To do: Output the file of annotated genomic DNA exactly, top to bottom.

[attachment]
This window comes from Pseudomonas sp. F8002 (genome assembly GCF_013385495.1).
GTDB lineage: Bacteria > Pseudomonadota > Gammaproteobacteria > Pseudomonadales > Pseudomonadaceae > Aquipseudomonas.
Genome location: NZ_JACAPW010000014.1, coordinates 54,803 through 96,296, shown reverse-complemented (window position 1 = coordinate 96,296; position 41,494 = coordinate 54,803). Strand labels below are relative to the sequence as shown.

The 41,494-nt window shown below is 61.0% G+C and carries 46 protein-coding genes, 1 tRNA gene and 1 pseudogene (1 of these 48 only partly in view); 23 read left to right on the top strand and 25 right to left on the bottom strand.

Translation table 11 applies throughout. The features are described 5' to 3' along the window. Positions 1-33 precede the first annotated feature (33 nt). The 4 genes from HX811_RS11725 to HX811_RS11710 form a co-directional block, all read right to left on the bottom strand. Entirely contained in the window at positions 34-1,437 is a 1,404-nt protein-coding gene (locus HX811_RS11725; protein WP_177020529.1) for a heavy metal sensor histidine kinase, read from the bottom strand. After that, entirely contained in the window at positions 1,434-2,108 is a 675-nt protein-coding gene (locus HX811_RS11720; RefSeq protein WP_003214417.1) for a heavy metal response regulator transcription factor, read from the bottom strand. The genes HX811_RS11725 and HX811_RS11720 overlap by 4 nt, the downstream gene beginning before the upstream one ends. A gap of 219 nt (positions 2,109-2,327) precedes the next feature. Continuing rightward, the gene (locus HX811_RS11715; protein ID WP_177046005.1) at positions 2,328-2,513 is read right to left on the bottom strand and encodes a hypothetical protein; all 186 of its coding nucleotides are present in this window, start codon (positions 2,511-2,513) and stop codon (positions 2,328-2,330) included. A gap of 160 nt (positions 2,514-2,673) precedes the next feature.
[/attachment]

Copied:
This window comes from Pseudomonas sp. F8002 (genome assembly GCF_013385495.1).
GTDB lineage: Bacteria > Pseudomonadota > Gammaproteobacteria > Pseudomonadales > Pseudomonadaceae > Aquipseudomonas.
Genome location: NZ_JACAPW010000014.1, coordinates 54,803 through 96,296, shown reverse-complemented (window position 1 = coordinate 96,296; position 41,494 = coordinate 54,803). Strand labels below are relative to the sequence as shown.

The 41,494-nt window shown below is 61.0% G+C and carries 46 protein-coding genes, 1 tRNA gene and 1 pseudogene (1 of these 48 only partly in view); 23 read left to right on the top strand and 25 right to left on the bottom strand.

Translation table 11 applies throughout. The features are described 5' to 3' along the window. Positions 1-33 precede the first annotated feature (33 nt). The 4 genes from HX811_RS11725 to HX811_RS11710 form a co-directional block, all read right to left on the bottom strand. Entirely contained in the window at positions 34-1,437 is a 1,404-nt protein-coding gene (locus HX811_RS11725; protein WP_177020529.1) for a heavy metal sensor histidine kinase, read from the bottom strand. After that, entirely contained in the window at positions 1,434-2,108 is a 675-nt protein-coding gene (locus HX811_RS11720; RefSeq protein WP_003214417.1) for a heavy metal response regulator transcription factor, read from the bottom strand. The genes HX811_RS11725 and HX811_RS11720 overlap by 4 nt, the downstream gene beginning before the upstream one ends. A gap of 219 nt (positions 2,109-2,327) precedes the next feature. Continuing rightward, the gene (locus HX811_RS11715; protein ID WP_177046005.1) at positions 2,328-2,513 is read right to left on the bottom strand and encodes a hypothetical protein; all 186 of its coding nucleotides are present in this window, start codon (positions 2,511-2,513) and stop codon (positions 2,328-2,330) included. A gap of 160 nt (positions 2,514-2,673) precedes the next feature.